More on Jack Welch

Hiring people is funny. It's one of the most important things managers do, but we have no idea how or why to do it right. Electing a politician is nothing but a hiring process, alas, we do it in public and we almost always do it wrong!

Like John, I also read Jack's piece, and was struck by the "rear view mirror" analysis (using a few notable facts and then piecing together a theory) that is used by most pundits.

The problems? First, the analysis seemed awfully superficial. Too many voters appear to pick a candidate by "who they like" rather than based on what they'll do. This felt a lot like that. I mean, does it make any sense at all that 20% of a state's voters would change their mind about a candidate in just one day--because he yelled at a rally? That's a hell of a job interview.

Second, where's the regression analysis? Where's the evidence that leaders who fit Jack's convenient definition actually do a good job in politics? Abe Lincoln, Teddy Roosevelt, Winston Churchhill, Margaret Thatcher, Harry Truman and Martin Luther King show up on just about everyone's list of great leaders, but it's awfully hard to imagine what simple (and useful) indicators they have in common.

I'm not one to talk, of course, because I make superficial statements like Jack's all the time. In my case, I do them to help people have the guts to do hard things. Not sure what Jack's goal was.

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3 Comments

  • Horst Bender

    Jack Welch's "The 4 E's" is not a good number, at least in the most important Asian economies Japan and China.
    The handful 5 traits is better.
    Add 3 more important traits for a leader:
    Empathy,Enthousiasm and Eloquence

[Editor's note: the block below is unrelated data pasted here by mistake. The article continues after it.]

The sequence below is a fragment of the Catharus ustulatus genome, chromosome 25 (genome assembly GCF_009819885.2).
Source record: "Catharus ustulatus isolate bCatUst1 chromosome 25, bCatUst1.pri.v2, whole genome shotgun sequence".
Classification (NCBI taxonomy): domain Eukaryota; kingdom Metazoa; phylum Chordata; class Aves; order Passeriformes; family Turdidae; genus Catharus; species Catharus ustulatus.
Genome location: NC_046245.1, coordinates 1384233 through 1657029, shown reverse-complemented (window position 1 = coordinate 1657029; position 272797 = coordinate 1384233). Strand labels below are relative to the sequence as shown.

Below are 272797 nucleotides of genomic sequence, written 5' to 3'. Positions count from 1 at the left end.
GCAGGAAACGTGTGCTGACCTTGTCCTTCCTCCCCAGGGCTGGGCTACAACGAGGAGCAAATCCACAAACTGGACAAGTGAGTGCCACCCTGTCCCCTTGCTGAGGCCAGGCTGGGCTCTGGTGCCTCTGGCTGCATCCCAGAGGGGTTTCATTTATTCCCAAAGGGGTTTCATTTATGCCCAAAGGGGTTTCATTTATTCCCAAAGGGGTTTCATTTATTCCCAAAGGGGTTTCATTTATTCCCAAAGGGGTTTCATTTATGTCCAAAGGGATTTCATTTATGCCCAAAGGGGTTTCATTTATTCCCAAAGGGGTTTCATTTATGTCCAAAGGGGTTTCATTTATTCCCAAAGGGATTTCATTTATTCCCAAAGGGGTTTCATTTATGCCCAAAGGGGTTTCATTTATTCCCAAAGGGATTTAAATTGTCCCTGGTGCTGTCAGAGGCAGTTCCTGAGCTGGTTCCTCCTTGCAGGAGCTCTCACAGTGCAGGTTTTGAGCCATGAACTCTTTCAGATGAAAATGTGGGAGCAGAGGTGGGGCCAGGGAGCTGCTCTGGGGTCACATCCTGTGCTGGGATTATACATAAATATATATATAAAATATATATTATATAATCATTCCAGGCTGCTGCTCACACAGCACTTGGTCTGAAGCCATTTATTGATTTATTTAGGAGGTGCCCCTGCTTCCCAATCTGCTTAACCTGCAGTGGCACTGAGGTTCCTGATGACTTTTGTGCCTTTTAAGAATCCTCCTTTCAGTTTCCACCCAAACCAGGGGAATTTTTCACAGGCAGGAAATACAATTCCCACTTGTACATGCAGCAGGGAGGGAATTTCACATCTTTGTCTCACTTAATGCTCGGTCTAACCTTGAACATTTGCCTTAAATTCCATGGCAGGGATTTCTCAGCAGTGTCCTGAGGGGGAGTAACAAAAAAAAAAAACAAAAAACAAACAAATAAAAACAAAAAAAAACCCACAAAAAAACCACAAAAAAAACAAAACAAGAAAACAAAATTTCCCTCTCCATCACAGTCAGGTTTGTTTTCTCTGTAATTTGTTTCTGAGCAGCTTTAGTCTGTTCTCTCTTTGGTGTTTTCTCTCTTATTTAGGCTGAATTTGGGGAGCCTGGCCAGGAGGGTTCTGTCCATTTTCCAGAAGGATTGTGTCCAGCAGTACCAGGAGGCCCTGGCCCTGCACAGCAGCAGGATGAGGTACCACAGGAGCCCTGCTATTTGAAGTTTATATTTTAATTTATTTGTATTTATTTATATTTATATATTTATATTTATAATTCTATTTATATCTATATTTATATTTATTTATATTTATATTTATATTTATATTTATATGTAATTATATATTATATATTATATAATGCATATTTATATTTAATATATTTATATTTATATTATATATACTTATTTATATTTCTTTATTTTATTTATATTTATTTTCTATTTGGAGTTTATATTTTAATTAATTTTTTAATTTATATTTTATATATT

(storytelling.
    This brings it to 8 and makes it a lucky number
    in Asian cultures, but most important it covers aspects of
    Emotional Intelligence (hi Daniel Goleman).
    Are these "8 E's" the recipe for a
    complete 21st century leader?

    Horst Bender
    Managing Director
    HWB Communications
    Sydney, Australia

  • seth Godin

    Barry's point gives me a chance to clarify. When I said "useful", I meant, "what is it in Jack's use of the 4 Es that separates people who have them but end up doing a lousy job from those that have them and do a great job? There were plenty of people with emotional intelligence and charisma who are lousy Presidents...

    In other words, if being a fictional woman is the predictor for packaged goods brand success (Aunt Jemima, Betty Crocker, Mrs. Smith) it's not that useful, because plenty of fictional women (Miss Wilson) have never been heard from again.

  • Barry Klein

    Of course people select a politician based on who they like rather than on what they'll do. It really isn't much different from how we select the products we buy or the services we use, is it? Superficial? Maybe, but every single one of us is guilty of making buying decisions this way.

    We like to do business, or vote for people, that we connect with, especially at an emotional and hearfelt level. The 20% that changed their minds were already on the fence- the scream just pushed them over.

    The politicians and leaders that Seth mentioned all had the ability to "connect" with their constituents and I don't have any problem seeing that all of these people have the 4 E's(plus passion),that Welch mentioned, in common.

    What is impossible to measure is what is meant by "doing a good job". Every one of the leaders mentioned were very polarizing in their days. For every person that loved them, you could point to someone who hated them with equal passion. Sounds kind of like the same response George W. elicits, doesn't it?